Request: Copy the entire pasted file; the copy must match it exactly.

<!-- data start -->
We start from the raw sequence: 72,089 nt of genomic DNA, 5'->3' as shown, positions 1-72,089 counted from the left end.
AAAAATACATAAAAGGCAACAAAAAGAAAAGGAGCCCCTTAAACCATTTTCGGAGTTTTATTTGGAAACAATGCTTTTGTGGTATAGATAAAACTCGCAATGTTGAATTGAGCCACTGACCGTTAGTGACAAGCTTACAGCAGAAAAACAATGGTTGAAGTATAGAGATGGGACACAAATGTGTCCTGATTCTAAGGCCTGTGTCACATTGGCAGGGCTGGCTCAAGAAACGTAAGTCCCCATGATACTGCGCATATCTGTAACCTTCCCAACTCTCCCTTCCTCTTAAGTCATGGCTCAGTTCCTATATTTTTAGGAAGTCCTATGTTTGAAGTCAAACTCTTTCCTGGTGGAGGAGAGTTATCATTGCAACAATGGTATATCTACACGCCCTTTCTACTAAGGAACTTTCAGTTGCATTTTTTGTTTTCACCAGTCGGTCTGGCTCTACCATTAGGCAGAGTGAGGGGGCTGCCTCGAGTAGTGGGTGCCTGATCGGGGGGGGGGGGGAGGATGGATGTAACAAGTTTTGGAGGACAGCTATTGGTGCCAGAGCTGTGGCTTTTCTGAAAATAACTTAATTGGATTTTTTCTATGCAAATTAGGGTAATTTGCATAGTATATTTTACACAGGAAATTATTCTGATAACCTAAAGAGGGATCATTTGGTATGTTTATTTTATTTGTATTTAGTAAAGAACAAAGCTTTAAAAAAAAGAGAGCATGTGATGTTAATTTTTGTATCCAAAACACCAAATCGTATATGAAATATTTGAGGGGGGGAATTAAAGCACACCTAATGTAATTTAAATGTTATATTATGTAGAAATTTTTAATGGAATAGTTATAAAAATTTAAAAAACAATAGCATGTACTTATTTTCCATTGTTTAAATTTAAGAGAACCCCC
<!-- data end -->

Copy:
We start from the raw sequence: 72,089 nt of genomic DNA, 5'->3' as shown, positions 1-72,089 counted from the left end.
AAAAATACATAAAAGGCAACAAAAAGAAAAGGAGCCCCTTAAACCATTTTCGGAGTTTTATTTGGAAACAATGCTTTTGTGGTATAGATAAAACTCGCAATGTTGAATTGAGCCACTGACCGTTAGTGACAAGCTTACAGCAGAAAAACAATGGTTGAAGTATAGAGATGGGACACAAATGTGTCCTGATTCTAAGGCCTGTGTCACATTGGCAGGGCTGGCTCAAGAAACGTAAGTCCCCATGATACTGCGCATATCTGTAACCTTCCCAACTCTCCCTTCCTCTTAAGTCATGGCTCAGTTCCTATATTTTTAGGAAGTCCTATGTTTGAAGTCAAACTCTTTCCTGGTGGAGGAGAGTTATCATTGCAACAATGGTATATCTACACGCCCTTTCTACTAAGGAACTTTCAGTTGCATTTTTTGTTTTCACCAGTCGGTCTGGCTCTACCATTAGGCAGAGTGAGGGGGCTGCCTCGAGTAGTGGGTGCCTGATCGGGGGGGGGGGGGAGGATGGATGTAACAAGTTTTGGAGGACAGCTATTGGTGCCAGAGCTGTGGCTTTTCTGAAAATAACTTAATTGGATTTTTTCTATGCAAATTAGGGTAATTTGCATAGTATATTTTACACAGGAAATTATTCTGATAACCTAAAGAGGGATCATTTGGTATGTTTATTTTATTTGTATTTAGTAAAGAACAAAGCTTTAAAAAAAAGAGAGCATGTGATGTTAATTTTTGTATCCAAAACACCAAATCGTATATGAAATATTTGAGGGGGGGAATTAAAGCACACCTAATGTAATTTAAATGTTATATTATGTAGAAATTTTTAATGGAATAGTTATAAAAATTTAAAAAACAATAGCATGTACTTATTTTCCATTGTTTAAATTTAAGAGAACCCCC